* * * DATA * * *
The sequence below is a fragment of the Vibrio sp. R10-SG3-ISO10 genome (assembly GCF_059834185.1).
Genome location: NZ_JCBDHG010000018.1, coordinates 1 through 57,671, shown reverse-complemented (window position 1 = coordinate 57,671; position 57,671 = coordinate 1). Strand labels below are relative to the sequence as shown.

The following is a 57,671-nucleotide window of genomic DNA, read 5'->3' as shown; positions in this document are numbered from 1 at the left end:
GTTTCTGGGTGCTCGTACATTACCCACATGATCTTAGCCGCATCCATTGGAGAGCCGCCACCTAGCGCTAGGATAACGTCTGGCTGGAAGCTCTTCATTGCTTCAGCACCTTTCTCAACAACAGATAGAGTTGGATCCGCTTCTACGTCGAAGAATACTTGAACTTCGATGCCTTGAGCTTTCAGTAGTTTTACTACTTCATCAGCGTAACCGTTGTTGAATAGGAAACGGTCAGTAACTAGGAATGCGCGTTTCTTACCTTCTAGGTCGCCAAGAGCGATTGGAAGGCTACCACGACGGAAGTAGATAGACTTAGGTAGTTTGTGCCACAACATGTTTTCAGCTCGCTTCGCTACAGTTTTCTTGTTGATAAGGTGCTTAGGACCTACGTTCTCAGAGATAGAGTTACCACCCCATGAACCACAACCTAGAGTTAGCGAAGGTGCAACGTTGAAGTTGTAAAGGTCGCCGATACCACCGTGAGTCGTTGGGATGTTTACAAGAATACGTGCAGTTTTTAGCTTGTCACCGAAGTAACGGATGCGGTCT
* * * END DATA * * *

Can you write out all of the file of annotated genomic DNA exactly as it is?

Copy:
The sequence below is a fragment of the Vibrio sp. R10-SG3-ISO10 genome (assembly GCF_059834185.1).
Genome location: NZ_JCBDHG010000018.1, coordinates 1 through 57,671, shown reverse-complemented (window position 1 = coordinate 57,671; position 57,671 = coordinate 1). Strand labels below are relative to the sequence as shown.

The following is a 57,671-nucleotide window of genomic DNA, read 5'->3' as shown; positions in this document are numbered from 1 at the left end:
GTTTCTGGGTGCTCGTACATTACCCACATGATCTTAGCCGCATCCATTGGAGAGCCGCCACCTAGCGCTAGGATAACGTCTGGCTGGAAGCTCTTCATTGCTTCAGCACCTTTCTCAACAACAGATAGAGTTGGATCCGCTTCTACGTCGAAGAATACTTGAACTTCGATGCCTTGAGCTTTCAGTAGTTTTACTACTTCATCAGCGTAACCGTTGTTGAATAGGAAACGGTCAGTAACTAGGAATGCGCGTTTCTTACCTTCTAGGTCGCCAAGAGCGATTGGAAGGCTACCACGACGGAAGTAGATAGACTTAGGTAGTTTGTGCCACAACATGTTTTCAGCTCGCTTCGCTACAGTTTTCTTGTTGATAAGGTGCTTAGGACCTACGTTCTCAGAGATAGAGTTACCACCCCATGAACCACAACCTAGAGTTAGCGAAGGTGCAACGTTGAAGTTGTAAAGGTCGCCGATACCACCGTGAGTCGTTGGGATGTTTACAAGAATACGTGCAGTTTTTAGCTTGTCACCGAAGTAACGGATGCGGTCT